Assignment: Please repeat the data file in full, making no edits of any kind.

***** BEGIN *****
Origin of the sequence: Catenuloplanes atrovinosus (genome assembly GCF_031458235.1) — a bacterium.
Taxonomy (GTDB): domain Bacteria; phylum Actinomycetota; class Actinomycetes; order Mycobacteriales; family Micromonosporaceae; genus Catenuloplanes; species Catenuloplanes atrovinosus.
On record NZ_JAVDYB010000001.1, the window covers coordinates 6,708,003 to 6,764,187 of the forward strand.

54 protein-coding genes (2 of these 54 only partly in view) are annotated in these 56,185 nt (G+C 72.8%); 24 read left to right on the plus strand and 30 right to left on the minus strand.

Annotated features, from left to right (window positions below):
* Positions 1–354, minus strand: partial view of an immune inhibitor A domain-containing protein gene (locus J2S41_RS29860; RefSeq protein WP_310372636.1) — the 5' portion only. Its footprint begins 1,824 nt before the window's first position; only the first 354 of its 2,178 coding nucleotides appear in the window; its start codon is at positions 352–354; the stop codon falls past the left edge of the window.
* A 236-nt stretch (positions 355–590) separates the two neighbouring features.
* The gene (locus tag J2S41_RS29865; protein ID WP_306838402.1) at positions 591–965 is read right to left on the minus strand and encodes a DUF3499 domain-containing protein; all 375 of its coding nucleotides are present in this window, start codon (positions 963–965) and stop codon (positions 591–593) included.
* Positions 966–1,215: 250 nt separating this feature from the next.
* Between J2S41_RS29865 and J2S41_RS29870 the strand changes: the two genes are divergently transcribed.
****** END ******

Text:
Origin of the sequence: Catenuloplanes atrovinosus (genome assembly GCF_031458235.1) — a bacterium.
Taxonomy (GTDB): domain Bacteria; phylum Actinomycetota; class Actinomycetes; order Mycobacteriales; family Micromonosporaceae; genus Catenuloplanes; species Catenuloplanes atrovinosus.
On record NZ_JAVDYB010000001.1, the window covers coordinates 6,708,003 to 6,764,187 of the forward strand.

54 protein-coding genes (2 of these 54 only partly in view) are annotated in these 56,185 nt (G+C 72.8%); 24 read left to right on the plus strand and 30 right to left on the minus strand.

Annotated features, from left to right (window positions below):
* Positions 1–354, minus strand: partial view of an immune inhibitor A domain-containing protein gene (locus J2S41_RS29860; RefSeq protein WP_310372636.1) — the 5' portion only. Its footprint begins 1,824 nt before the window's first position; only the first 354 of its 2,178 coding nucleotides appear in the window; its start codon is at positions 352–354; the stop codon falls past the left edge of the window.
* A 236-nt stretch (positions 355–590) separates the two neighbouring features.
* The gene (locus tag J2S41_RS29865; protein ID WP_306838402.1) at positions 591–965 is read right to left on the minus strand and encodes a DUF3499 domain-containing protein; all 375 of its coding nucleotides are present in this window, start codon (positions 963–965) and stop codon (positions 591–593) included.
* Positions 966–1,215: 250 nt separating this feature from the next.
* Between J2S41_RS29865 and J2S41_RS29870 the strand changes: the two genes are divergently transcribed.